Safeco Field was really well done back 17 years ago, and the place now doesn’t look more than a couple years old.
The in-game production at a Seattle Mariners game rates as some of the best in baseball, and the variety at the concession stands is also among the best in the game.
Another plus: No game will be rained out, thanks to the retractable roof that the Texas Rangers wish they had at Globe Life Park.
Honestly, the only negative, aside from the Mariners teams the past several seasons, is that it’s always cold. That makes sense in mid-April, but it’s true of mid-August.
That observation comes from the press box, so I can only imagine sitting in the stands.
I’ll pass, though, Brett Nicholas’ family sure didn’t seem to mind the temperatures Monday night.
“And I’m the quiet one in the group,” he said of his enthusiastic cheering section.
Here is some Rangers Reaction from a 7-3 win.
1. It’s time to play Who Had the Better MLB Debut?
Nomar Mazara went 3 for 4 with home run Sunday, becoming the youngest player since 1913 to have a three-hit, one-homer debut. It came in a 3-1 loss.
Nicholas went 2 for 4 with a double and two runs Monday, throwing out a runner trying to steal second base and catching all nine innings of a 7-3 win.
Tick-tock, tick-tock, tick-tock ... the answer, from former NFL coach Herm Edwards:
“You play to win the game.”
Mazara enjoyed a terrific personal performance, and it actually matched the hype that came with him from Triple A Round Rock. But the one thing even he admitted afterward was that he wished that it had come in a win.
Nicholas’ game was pretty darn good. He struck out in his first career at-bat and hit a popup about 45 feet in his second at-bat, but the third resulted a double that eventually led to a run in the seventh and his one-out single in the eighth loaded the bases in a three-run inning that put the game of reach.
Afterward, he met on the field with his family, including the 92-year-old grandfather he credits for introducing him to baseball. Nicholas called that moment, on top of his first game, the best of his career.
2. Manager Jeff Banister was asked before the game if Nomar Mazara is better equipped to extend his success in his first big league stint than Joey Gallo was for his last year.
That question came based on one game for Mazara vs. a larger sampling for Gallo, who struggled after a wildly successful debut and the two good weeks that followed. Who has the better first stint still can’t be answered.
Banister said that Gallo came up as a true power hitter who was going to strike out a lot. Mazara, though, is a better all-around hitter who will have a better chance at avoiding slumps like the one that swallowed up Gallo.
Neither Banister nor anyone who wrote what he said was being critical of Gallo. Anyone who interprets it as criticism is completely off base and needs to take some deep breaths and go wander off to their happy place for a few minutes.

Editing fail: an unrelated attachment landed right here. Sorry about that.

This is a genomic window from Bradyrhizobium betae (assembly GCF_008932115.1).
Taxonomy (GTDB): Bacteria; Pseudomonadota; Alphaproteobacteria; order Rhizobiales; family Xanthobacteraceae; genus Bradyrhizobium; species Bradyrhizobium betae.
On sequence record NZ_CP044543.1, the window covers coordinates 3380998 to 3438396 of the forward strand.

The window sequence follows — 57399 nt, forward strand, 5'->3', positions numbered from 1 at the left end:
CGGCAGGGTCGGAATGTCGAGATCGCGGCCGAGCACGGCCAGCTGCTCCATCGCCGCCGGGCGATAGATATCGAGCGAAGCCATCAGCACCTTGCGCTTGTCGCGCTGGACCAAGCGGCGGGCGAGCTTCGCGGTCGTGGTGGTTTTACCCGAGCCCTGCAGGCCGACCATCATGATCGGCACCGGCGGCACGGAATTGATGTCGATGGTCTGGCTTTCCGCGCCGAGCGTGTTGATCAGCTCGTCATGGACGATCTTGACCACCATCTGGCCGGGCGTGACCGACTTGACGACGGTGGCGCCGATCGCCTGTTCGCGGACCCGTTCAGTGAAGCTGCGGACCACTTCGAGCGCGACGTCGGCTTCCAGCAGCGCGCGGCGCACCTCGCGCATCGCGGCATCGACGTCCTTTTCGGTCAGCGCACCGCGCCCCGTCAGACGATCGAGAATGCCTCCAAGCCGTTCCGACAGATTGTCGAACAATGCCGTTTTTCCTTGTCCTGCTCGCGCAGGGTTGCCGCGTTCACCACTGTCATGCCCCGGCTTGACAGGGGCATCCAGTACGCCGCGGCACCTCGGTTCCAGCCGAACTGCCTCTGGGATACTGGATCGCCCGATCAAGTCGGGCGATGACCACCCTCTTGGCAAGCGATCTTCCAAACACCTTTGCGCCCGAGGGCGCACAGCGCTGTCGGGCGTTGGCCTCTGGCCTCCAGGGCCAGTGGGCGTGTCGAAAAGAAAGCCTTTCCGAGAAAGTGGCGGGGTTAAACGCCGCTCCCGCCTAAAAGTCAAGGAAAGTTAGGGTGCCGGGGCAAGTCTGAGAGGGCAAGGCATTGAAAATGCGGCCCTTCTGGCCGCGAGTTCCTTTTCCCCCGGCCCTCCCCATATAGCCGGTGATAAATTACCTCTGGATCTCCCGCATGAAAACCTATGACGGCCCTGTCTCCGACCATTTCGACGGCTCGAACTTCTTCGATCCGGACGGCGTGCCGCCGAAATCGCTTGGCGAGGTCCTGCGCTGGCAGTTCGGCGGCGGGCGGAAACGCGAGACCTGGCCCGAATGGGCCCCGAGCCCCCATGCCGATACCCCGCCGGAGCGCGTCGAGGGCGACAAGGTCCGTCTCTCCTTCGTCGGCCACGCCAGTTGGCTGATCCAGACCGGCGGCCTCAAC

Both players will eventually be in the majors together, probably for good next season in some capacity. Both will hit bumps, as all hitters do.
Gallo already hit his and has learned from it. Mazara’s is coming, but, as the manager said, he is better equipped to survive it than Gallo was a year ago.
3. Colby Lewis is a big believer in the quality start, even if some find the statistic to be flawed. If a pitcher lasts six innings and gives up six runs on eight hits and three walks but only three of the runs were earned, is that really a quality start?
The definition of the stat — no more than three earned runs in at least six innings — appeals to Lewis. If he does that, then he has given the Rangers a good chance to win the game.
He has two of them in two starts this season. The best was Monday, when allowed a run on two hits and a walk in the first inning only to hold the Mariners to only two hits the next five innings.
Had it been May 11 or June 11, he almost certainly would have gone back out for the seventh inning. But it was April 11 and chilly and Lewis’ 90 pitches were deemed to be enough.
They were mostly quality pitches in another quality start for Lewis.
4. Amid all the angst from the opening series and the third straight loss Thursday and the offense’s inability against Weaver and the bullpen’s inability for three straight games and the injuries to Robinson Chirinos and Shin-Soo Choo, the Rangers are 4-4 and have 154 games to go.
It’s early, another words, too early to declare the bullpen a waste or the offense declawed or the season lost.
Still up in arms and need something positive to grasp? The rotation has been the team’s No. 1 strength. No starter has allowed more than three runs in any of the eight games. Seven of them have been quality starts, with Derek Holland coming up an inning short Thursday, and that leads the majors.
The rotation’s ERA is 3.35.
Just like anyone who believes that the manager and writers were being critical of Gallo, anyone who is upset with the rotation needs to take some deep breaths and go wander off to their happy place for a few minutes.